There is one thing for which Vasant Sathe can claim credit: making Indira Gandhi blush. Mrs G was then PM and Sathe a member of her Cabinet. The story, confirmed by Sathe, goes something like this. Mrs Gandhi was presiding over a cultural programme. As I&B Minister, Sathe was playing host. An accomplished singer himself, the minister got on the stage and doing what would today be called an ‘item number’ — namely a Marathi laavani. Not only did Sathe make it known that he was singing it for her, but he did not take his eyes off Mrs Gandhi even for a split second: “Sundara manaa, madhe bhar li… (O beautiful, you reside in my heart). Apart from being adept in Marathi, she understood the underlying nuances of a laavani — its sensual overtones. Sathe danced as he sang while Mrs Gandhi turned crimson.
That Sathe’s expertise in laavani has something to do with his music teacher giving up on training the young Vasant in classical music is a different story. Every evening when the teacher would land up at Sathe’s house, both his brother Madhav and he would play pranks till the master threw up his hands. But he did not leave without presenting a set of laavani records for Sathe, stating that they would be his “best teacher”.
The reason Sathe learnt yoga was because the teacher, Bhaiya Sahib Lokras, used to feed the two brothers dry fruits before putting them through the rigour of headstands and other aasanas. On their way back home, the Sathe brothers would collect scorpions. Once when a snake charmer came calling, he picked up his cobra and ran with it. The man panicked and it was not until he promised to make the snakes dance at their doorstep daily without charging a paisa that Vasant returned the reptile. Within the first year of college, Sathe earned the name ‘Cobra hero’.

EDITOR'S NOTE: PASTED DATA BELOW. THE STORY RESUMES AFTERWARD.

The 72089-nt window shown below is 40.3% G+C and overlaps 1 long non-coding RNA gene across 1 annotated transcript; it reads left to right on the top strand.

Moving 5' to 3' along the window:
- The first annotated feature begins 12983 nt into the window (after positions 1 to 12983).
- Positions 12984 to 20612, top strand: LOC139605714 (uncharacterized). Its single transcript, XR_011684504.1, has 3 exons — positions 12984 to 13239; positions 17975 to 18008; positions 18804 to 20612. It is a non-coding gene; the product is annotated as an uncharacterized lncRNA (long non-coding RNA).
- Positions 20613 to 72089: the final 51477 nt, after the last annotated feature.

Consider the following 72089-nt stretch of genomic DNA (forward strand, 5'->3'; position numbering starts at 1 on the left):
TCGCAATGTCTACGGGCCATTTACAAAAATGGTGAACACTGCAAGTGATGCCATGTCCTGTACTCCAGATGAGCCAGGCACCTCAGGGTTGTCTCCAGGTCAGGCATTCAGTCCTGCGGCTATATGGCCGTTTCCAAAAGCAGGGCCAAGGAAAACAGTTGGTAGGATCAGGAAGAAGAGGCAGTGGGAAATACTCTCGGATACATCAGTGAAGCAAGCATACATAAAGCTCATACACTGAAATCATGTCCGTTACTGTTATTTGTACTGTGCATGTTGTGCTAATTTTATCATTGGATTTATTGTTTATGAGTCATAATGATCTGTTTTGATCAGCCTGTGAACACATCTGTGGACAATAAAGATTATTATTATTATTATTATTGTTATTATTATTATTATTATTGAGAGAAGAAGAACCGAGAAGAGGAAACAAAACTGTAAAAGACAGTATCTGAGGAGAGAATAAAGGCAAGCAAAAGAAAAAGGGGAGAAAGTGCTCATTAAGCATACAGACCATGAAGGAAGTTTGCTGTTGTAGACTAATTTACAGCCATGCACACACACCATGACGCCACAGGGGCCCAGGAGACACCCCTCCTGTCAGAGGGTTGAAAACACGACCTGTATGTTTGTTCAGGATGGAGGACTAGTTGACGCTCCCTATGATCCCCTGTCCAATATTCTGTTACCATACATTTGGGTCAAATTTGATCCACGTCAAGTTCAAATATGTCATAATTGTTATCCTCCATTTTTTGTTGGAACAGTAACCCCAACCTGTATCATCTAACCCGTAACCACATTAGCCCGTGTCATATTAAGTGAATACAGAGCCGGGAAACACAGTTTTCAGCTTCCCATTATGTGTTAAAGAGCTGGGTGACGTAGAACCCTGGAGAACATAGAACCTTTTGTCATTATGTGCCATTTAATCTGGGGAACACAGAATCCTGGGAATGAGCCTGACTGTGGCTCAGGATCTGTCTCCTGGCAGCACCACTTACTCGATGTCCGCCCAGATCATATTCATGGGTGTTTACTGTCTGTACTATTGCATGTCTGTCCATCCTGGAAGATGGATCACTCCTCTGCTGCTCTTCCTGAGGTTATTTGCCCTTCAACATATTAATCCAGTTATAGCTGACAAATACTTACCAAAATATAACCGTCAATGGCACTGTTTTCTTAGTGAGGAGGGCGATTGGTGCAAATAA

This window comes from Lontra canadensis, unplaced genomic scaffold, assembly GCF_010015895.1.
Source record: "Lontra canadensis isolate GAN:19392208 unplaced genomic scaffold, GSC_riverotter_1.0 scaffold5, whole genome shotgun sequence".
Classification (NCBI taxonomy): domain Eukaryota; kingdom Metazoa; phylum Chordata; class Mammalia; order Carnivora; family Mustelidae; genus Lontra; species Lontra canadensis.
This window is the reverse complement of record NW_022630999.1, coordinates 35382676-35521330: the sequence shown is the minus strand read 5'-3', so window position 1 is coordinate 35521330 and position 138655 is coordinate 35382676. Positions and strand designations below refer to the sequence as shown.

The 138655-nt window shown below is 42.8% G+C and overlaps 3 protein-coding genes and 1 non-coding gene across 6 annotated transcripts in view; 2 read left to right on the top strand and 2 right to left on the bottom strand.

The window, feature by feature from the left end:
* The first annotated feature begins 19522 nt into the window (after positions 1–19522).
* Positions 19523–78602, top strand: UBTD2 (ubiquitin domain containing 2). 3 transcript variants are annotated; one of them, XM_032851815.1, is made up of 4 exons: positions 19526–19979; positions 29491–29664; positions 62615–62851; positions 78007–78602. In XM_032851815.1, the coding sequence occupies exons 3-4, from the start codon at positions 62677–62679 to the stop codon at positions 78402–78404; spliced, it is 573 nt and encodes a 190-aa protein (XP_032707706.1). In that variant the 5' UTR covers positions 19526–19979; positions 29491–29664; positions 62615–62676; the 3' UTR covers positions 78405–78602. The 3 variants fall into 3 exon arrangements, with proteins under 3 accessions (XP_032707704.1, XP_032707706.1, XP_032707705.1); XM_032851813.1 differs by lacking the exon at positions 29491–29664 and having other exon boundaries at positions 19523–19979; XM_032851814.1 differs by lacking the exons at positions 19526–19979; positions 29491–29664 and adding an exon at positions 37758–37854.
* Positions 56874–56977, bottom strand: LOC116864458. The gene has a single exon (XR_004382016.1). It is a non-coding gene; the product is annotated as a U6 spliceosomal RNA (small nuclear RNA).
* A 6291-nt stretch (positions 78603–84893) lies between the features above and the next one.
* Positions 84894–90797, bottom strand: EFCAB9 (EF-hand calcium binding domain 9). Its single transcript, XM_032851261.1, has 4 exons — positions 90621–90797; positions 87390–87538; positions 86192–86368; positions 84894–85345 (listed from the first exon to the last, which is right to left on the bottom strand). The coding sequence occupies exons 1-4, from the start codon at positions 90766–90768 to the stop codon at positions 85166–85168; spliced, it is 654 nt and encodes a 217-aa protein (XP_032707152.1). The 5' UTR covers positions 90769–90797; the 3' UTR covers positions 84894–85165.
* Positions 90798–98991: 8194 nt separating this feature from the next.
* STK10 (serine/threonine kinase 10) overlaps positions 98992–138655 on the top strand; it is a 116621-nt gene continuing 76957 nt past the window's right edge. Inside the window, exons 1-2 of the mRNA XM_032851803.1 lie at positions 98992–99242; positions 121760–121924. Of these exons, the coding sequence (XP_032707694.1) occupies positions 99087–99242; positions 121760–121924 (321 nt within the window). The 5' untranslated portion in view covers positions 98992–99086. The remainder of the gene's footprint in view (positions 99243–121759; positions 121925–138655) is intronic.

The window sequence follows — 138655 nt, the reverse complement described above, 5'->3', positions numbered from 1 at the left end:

A student once called up the fire brigade when confronted with a cobra. Sathe swung into action. He took a hockey stick and swung it down on the cobra’s head. Instantly, he got his new name.
Later in university, Sathe captained the boxing team. Apart from winning trophies, he was hauled up in court for breaking a few ribs and disfiguring faces. The vice-chancellor banned the sport after Sathe smashed an opponent’s chin.
Very particular about the clothes he wore, Sathe was the only one in the hostel who wore a dressing gown to match his nightwear. For many years his favourite remained a three-piece parrot green suit. Had it not been his urge to get a new one, he would perhaps have worn that suit while taking his oath as a minister at the Rashtrapati Bhavan. But even the “subdued brown” he wore made his Cabinet colleagues in their white khadi sit up. There was ‘Bapu’ (Sathe) in a three-piece with a neck-tie. For his 80th birthday two years ago, though, Sathe neither wanted a parrot-green nor a subdued brown three-piece. He was content in his ‘double breasted coat’.
Email Kumkum Chadha: firstname.lastname@example.org